18. Jim Cobabe on April 7, 2008 at 12:20 pm

    Some of us who live outside or alongside the edges of mainstream membership have hopes and expectations far different from most Church members. We feel continually disappointed that the Church doesn’t break stride and reach out to cater specifically to our needs.

    I am not holding my breath, waiting for some old people to die and be replaced with new leaders who just might sympathize more with my private needs.

    It seems better to seek a niche of my own where I can work out my time, try to prove myself useful. I contribute what I can muster, though it is mostly a pathetic feeble effort. Sometimes I crawl away into the dark, to nurse the hurts and weep in private. But I never expect the Church to remake itself to serve me.

  19. DavidH on April 7, 2008 at 12:45 pm

    Howard, I too hope that during President Monson’s presidency the return process is simplified and accelerated. I am sorry about your experience, but glad that the spirit has sustained you while you have followed its promptings to return, notwithstanding the obstacles. May God continue to bless and sustain you, and welcome back.

  20. Howard on April 7, 2008 at 1:17 pm

    Ray, Sean & David,
    Thank you for your comments.

  21. lamonte on April 7, 2008 at 1:39 pm

    The comments made by, and in support of , Howard seem to indicate that we were all touched by the tone of President Monson’s message. I am also encouraged by the comments about the church leadership meeting with the folks from Affirmation. I don’t expect to hear an announcement that the church has totally changed its position regarding same sex attraction but I think it is always a good thing to sit down and reason together. I believe those associated with Affirmation have great and sincere love for the church and its teachings. Otherwise, why would they care to join in dialogue together. My hope and prayer is that President Monson and the First Presidency will find a way to bridge the gap that has existed for so long without comprimising the doctrine most of us have accepted. I can’t imagine how they will do that but certainly all things are possible with God.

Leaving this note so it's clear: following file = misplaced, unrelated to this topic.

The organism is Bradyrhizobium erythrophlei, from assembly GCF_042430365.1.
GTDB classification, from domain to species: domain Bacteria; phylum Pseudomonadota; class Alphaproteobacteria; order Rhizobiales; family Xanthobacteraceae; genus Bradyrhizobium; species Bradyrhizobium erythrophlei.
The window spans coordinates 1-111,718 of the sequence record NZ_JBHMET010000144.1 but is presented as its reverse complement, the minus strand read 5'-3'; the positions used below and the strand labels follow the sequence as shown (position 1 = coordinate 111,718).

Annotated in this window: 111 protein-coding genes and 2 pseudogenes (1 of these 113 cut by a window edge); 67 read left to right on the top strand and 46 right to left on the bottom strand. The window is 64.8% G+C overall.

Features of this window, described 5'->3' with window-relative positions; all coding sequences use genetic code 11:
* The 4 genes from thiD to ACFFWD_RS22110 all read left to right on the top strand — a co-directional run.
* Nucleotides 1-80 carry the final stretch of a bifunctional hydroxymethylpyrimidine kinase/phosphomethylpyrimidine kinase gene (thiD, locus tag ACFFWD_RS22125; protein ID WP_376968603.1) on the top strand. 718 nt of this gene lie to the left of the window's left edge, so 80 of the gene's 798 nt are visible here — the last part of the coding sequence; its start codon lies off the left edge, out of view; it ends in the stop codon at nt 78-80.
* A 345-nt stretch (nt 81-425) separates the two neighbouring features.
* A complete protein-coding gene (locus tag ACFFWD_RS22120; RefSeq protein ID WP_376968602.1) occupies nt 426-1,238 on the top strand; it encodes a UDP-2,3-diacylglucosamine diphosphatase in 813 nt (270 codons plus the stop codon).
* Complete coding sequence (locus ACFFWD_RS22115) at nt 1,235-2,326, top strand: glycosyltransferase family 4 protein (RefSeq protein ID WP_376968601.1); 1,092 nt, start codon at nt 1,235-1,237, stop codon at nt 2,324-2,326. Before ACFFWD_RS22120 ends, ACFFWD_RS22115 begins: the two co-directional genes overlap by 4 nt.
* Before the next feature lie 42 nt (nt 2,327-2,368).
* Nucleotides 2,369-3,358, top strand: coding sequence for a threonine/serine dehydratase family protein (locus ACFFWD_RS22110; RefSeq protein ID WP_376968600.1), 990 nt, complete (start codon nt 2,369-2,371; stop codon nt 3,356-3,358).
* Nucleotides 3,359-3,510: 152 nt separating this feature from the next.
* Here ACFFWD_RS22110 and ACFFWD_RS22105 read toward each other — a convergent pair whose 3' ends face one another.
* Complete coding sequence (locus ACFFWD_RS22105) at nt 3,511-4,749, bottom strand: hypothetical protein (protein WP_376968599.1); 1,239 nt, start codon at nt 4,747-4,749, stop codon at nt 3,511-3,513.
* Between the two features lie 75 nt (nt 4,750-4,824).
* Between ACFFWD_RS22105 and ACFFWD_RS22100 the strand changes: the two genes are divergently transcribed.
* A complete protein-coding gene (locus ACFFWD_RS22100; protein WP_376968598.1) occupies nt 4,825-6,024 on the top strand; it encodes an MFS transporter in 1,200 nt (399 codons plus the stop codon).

Yesterday’s messages of outreaching love and extension of invitations, coupled with the council to love and respect all people of all faiths and cultures was a wonderful start to a new Presidency. I hope that folks like Howard will continue to heed and accept those invitations to return to the fellowship and enjoy the blessings of church membership.

  22. Kalola on April 7, 2008 at 2:29 pm

    When I read the words \”… taste again the sweet and satisfying fruits of fellowship with the Saints,\” my DH\’s reaction was \”the fruits I tasted were never sweet; they were bitter.\”

    The few times I have ventured back to church (after having had my name removed from the church membership records), I have not come away with a \”sweet taste\” in my mouth. That\’s pretty sad. Where does one find the \”sweet and satisfying fruits of fellowship with the Saints\”? And what exactly do those words mean? Can someone explain?

  23. Howard on April 7, 2008 at 2:41 pm

    Kalola,
    For me the “sweet and satisfying fruits of fellowship with the Saints” come in those moments when the Spirit is felt.

  24. Pikovaya on April 7, 2008 at 2:48 pm

    I hear you, Kalola. It’s been a while since I’ve set foot in a church building, not on account of any disagreement with any individual person, or a doctrinal qualm, or anything specific other than, as your DH put it so well, a bitter taste.

    Ray said:

    Imho, the key to activity is a desire to be active…

    I worry that there’s too much emphasis on the idea that if you don’t want to be at church, clearly there’s something wrong with you. It took me years to realize that, no, there’s nothing wrong with me, and nothing wrong with the church: we’re just not a good match as far as spiritual fulfillment are concerned. To that end, an attempt to reactive the inactive may be good for those who have fallen away for some causes; but for those who don\’t have that desire to be active or that wish or longing to feast at the proverbial table (or, even, who no longer believe that there’s only one table with a feast on it)…not so much.

    This, of course, raises the question of whether there are simply some people for whom the church isn\’t the answer, or — in the alternative — if there\’s a way to expand the feast without straying from the Gospel\’s fundamentally important tenets.

  25. Target audience on April 7, 2008 at 2:57 pm

    #16–OK, lets take a somewhat extreme example that would make other things seem like minor issues.

    Lets suppose that I don’t believe in God. Surely, issues like whether God has a body or not, whether the godhead consists of 3 beings or one, technicalities of priesthood issues, etc. are minor compared to a lack of belief in the existence of God.

    You can still show up at LDS meetings if you don’t believe in God. The question, though, is can you go to the temple? Can you be a full member in good standing?